“Can we just go upstairs, just for a moment, and talk. Please?”
“Oh, but Sweetie, the band has just started and I wanted to watch the cute saxophone player. I can’t believe he hasn’t asked me out yet. What a dull idiot. Do you know, Sweetie, when I was in London they called them saxophonists? ‘Sax –aw- phinist’. It sounds…somehow…dirty”, she said as she lifted her martini to her lips, trying her best to look like an ad she’d seen in Vanity Fair just that afternoon. She was drinking a martini more for the affectation than the effect, but it was lost as the drink had been poured into a regular plastic rock glass, the sort of which one might drink a regular old gin and tonic from.
“Just wait until they take their break, Darling, and we can go upstairs if you must. It’s just that the people on the patio are so, I don’t know… Proletariat”.
“Jackie, your father was a farmer”, said the other girl, exhaustion evident on her face.
“Must you speak so LOUDLY, Darling?”, said Jackie, looking around the room to see if anyone had seen the pose she had struck, and then vastly disappointed as she realized no one was looking.
“Jackie, I need to talk to you and for the love of G-d, will you please stop calling me ‘Sweetie’ and ‘Darling?’”
“Fine then, Sugar Plum”, said the girl who had, in that moment, reduced herself to a posture. “If it is so important to you to tear me away from this incredibly fantastic and hedonistic celebration of life and music and away from the eyes of a potential lover, then I suppose we must adjourn to the sitting space of your dreary and intensely Unpretty people so that you may regale me with whatever perceived drama you may have invented for yourself, Daaaaarling”.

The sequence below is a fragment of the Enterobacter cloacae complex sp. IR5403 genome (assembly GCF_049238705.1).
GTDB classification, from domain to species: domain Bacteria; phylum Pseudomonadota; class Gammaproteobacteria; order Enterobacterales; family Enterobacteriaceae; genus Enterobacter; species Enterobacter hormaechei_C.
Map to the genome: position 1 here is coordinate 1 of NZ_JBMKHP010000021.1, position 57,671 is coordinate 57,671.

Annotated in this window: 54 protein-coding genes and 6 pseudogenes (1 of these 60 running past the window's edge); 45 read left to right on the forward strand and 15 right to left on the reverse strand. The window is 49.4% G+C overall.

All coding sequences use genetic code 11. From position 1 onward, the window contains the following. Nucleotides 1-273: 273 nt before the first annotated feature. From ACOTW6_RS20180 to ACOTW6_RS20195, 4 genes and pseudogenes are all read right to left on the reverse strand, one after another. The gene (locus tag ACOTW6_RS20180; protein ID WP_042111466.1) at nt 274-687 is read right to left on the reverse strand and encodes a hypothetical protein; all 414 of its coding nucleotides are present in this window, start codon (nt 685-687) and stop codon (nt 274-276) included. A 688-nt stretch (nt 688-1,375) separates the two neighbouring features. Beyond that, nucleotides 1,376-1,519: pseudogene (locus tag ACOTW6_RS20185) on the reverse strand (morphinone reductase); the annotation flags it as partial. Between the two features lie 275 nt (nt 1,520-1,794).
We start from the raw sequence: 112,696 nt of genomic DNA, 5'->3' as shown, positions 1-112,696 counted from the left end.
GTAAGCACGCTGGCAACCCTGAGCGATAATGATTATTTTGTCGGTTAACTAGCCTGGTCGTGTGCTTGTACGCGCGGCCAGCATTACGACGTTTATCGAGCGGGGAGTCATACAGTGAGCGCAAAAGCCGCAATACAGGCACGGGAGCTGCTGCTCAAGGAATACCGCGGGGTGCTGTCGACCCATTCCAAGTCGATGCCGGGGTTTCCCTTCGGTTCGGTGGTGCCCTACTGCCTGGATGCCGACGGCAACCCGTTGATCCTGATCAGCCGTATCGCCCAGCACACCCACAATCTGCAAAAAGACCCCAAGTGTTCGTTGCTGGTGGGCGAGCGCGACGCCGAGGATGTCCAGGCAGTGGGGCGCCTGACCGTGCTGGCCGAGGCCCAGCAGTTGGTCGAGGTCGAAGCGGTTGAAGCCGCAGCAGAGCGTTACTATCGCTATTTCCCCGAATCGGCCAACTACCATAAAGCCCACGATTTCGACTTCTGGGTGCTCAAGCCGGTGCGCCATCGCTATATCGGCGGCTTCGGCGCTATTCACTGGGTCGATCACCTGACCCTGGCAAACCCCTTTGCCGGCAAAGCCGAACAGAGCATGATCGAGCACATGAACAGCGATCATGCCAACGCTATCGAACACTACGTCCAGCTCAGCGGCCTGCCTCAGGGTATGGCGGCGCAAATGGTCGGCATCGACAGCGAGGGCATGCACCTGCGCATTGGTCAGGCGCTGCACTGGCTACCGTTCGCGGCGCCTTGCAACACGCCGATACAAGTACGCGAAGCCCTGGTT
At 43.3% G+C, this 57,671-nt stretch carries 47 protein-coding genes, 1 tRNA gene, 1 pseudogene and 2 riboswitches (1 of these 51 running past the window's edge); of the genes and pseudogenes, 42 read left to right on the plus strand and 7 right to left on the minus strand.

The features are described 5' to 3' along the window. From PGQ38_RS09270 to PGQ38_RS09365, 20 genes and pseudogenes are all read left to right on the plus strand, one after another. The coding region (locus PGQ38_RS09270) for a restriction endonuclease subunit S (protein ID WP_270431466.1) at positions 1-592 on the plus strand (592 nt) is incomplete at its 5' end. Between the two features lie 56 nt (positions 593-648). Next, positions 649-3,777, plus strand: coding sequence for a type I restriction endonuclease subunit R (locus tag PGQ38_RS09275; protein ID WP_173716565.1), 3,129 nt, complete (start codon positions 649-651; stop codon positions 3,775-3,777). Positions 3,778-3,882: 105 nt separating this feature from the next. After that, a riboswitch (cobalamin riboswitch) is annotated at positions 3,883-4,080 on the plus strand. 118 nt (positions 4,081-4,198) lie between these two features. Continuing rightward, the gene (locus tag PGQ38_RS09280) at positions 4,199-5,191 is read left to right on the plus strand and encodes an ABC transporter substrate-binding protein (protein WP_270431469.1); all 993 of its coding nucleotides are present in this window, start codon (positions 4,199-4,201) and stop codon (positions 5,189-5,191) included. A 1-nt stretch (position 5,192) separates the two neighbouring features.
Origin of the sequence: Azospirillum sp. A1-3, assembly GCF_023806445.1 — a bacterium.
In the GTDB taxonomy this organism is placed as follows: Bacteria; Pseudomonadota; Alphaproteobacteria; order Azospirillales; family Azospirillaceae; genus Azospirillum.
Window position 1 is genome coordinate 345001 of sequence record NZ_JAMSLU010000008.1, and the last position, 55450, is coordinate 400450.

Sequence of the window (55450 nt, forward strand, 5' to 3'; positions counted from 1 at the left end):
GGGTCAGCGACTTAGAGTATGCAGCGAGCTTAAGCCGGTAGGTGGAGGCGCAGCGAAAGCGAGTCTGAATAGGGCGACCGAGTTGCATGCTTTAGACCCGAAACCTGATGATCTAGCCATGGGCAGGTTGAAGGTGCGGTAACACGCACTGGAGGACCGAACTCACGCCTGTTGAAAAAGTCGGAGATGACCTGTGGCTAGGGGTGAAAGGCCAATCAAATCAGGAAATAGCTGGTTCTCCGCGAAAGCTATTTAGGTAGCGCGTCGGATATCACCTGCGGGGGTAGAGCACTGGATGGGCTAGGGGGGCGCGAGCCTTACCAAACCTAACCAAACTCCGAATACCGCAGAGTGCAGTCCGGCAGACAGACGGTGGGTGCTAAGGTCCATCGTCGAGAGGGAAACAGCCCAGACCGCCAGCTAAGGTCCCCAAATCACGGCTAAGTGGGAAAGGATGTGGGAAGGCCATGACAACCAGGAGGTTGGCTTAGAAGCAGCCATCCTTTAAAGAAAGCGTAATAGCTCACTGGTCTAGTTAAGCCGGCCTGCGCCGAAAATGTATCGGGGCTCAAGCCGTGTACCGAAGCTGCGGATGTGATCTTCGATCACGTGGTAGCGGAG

“Must you be so pretentious and mean? Remember, I knew you when you were just a farmer’s daughter”, the girl said in an effort to bring her friend back to reality.
“Darling, we don’t ALL end up in the place that we came from, and besides, unlike you and my family, I’m interesting”, she said as she brought her martini to her lips, still scanning the room to see who might be watching her.
“You’re right, Jackie. You are interesting. So much more so than I, as you’ve traveled and seen things I may never be able to.”
It was obvious the girl was being diplomatic. She brushed an errant strand of hair from her forehead, tucking it behind her ear, and said, “What I need right now is to talk to my friend Jackie. Please? It won’t take long.”
Jackie looked at the floor, quickly up, her eyes rolling dramatically, an angry smile upon her face, her countenance offended and belligerent.
“Darling, I have asked you to call me Jacqueline”.
The other girl looked away, dejected. Frustrated. Unsure of how to proceed. She lay her hands one on top of the other in her lap with decided concentration, frowning, as though if she were to place them incorrectly, some terrible thing might happen. She could feel the eyes of her friend burning into her, but knew that the burns were only as superficial as her friend’s desire for martinis and sax-aw-phinists. She smiled, thinking of all they had been through, and with no small degree of sentimentality raised her head and looked at her friend. She could not help but smile.